Many global financial institutions have had their IT systems attacked within the last year and many of these security breaches resulted in financial loss, a new survey has revealed.
According to findings published in Deloitte’s 2004 Security Survey, 83pc of respondents acknowledged that their systems had been compromised in the past year, a huge increase on 2002 which registered only 39pc of incidents. Of those attacked in 2003, 40pc stated that the breaches had resulted in financial loss to their organisation.
Most respondents admitted that their systems had in some way been compromised in the past year. Intrusions originating from outside the company were more common than those from within, although the majority of survey respondents said they had experienced both kinds of attack.
Even with security attacks on such a growth curve, one quarter of those polled reported flat security budget growth.
The report also identified a falloff in the use of security technologies. Although more than 70pc of respondents said viruses and worms would be the greatest threat to their systems over the next 12 months, only 87pc of respondents had fully deployed anti-virus measures, compared with 96pc that had done so in 2003.
The survey outlined the kinds of security measures respondents have implemented or maintained in the last 12 months: security policy (84pc); business continuity planning (75pc); security training and awareness (77pc); system security tools (75pc); business continuity plan testing (70pc).
Just over a quarter (26pc) of respondents said they felt that their strategic and security technology initiatives were well aligned. One third (32pc) felt that security technologies acquired by their firms were not being used effectively.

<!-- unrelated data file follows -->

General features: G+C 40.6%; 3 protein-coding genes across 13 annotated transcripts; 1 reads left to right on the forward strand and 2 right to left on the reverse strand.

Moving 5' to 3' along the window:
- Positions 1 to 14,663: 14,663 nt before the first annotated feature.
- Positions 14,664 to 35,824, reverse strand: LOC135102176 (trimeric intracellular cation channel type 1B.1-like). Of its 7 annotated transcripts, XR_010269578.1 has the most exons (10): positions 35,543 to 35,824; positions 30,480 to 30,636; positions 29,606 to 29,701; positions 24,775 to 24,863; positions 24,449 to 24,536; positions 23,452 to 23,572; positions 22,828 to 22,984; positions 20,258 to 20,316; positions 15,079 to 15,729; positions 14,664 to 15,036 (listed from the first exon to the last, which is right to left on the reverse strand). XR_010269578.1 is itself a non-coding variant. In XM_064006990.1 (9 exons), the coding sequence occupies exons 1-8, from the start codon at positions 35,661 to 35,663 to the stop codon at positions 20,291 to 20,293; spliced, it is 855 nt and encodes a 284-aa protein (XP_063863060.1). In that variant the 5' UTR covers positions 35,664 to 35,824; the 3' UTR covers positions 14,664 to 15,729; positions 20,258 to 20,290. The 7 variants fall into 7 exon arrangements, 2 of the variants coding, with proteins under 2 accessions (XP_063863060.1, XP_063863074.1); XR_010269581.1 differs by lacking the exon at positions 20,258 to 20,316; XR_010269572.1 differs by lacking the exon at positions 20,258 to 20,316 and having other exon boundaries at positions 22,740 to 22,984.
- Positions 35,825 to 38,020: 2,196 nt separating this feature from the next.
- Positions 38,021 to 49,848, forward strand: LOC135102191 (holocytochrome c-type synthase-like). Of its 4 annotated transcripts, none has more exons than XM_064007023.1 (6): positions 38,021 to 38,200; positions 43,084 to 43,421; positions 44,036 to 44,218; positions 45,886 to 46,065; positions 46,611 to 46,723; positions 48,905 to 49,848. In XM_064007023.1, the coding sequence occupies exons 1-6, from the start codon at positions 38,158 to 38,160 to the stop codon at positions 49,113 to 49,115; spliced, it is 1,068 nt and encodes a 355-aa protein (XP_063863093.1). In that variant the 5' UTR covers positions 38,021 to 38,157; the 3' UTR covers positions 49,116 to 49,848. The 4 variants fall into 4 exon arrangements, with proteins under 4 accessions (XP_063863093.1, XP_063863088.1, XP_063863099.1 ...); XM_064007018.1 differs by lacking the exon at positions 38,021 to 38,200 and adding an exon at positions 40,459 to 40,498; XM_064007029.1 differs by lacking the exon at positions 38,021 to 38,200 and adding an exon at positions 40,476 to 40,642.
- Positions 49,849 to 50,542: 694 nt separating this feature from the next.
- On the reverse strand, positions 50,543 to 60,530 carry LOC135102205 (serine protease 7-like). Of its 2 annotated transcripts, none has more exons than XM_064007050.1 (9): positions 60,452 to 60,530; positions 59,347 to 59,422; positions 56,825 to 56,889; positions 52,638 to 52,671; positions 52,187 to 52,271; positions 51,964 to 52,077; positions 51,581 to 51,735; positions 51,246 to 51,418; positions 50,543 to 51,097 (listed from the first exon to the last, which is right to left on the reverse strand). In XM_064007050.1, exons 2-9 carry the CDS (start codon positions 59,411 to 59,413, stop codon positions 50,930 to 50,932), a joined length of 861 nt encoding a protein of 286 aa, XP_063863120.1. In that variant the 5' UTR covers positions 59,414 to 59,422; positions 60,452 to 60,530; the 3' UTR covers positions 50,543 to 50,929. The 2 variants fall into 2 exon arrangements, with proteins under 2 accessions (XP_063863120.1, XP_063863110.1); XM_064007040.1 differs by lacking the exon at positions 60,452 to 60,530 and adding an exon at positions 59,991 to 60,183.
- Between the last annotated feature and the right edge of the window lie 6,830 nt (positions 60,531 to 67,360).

Identity management and vulnerability management are the two most common technologies that financial services are piloting or intend to deploy over the coming 18 months. In addition, 45pc of organisations have scanned their networks to identify rogue wireless networks, compared to 41pc last year. 59pc have instituted security policies that relate to wireless usage within the organisation.
Another future trend to watch for is the outsourcing of security as businesses focus on their core competencies and choose third party providers to take care of IT protection. To date, concerns around consumer privacy have prevented financial institutions from outsourcing critical security functions but the number and sophistication of security threats is increasing. Added to that, smaller financial institutions are finding it difficult to hire and retain trained security staff, which according to Deloitte should drive moves to outsourcing non-strategic security functions.
By Gordon Smith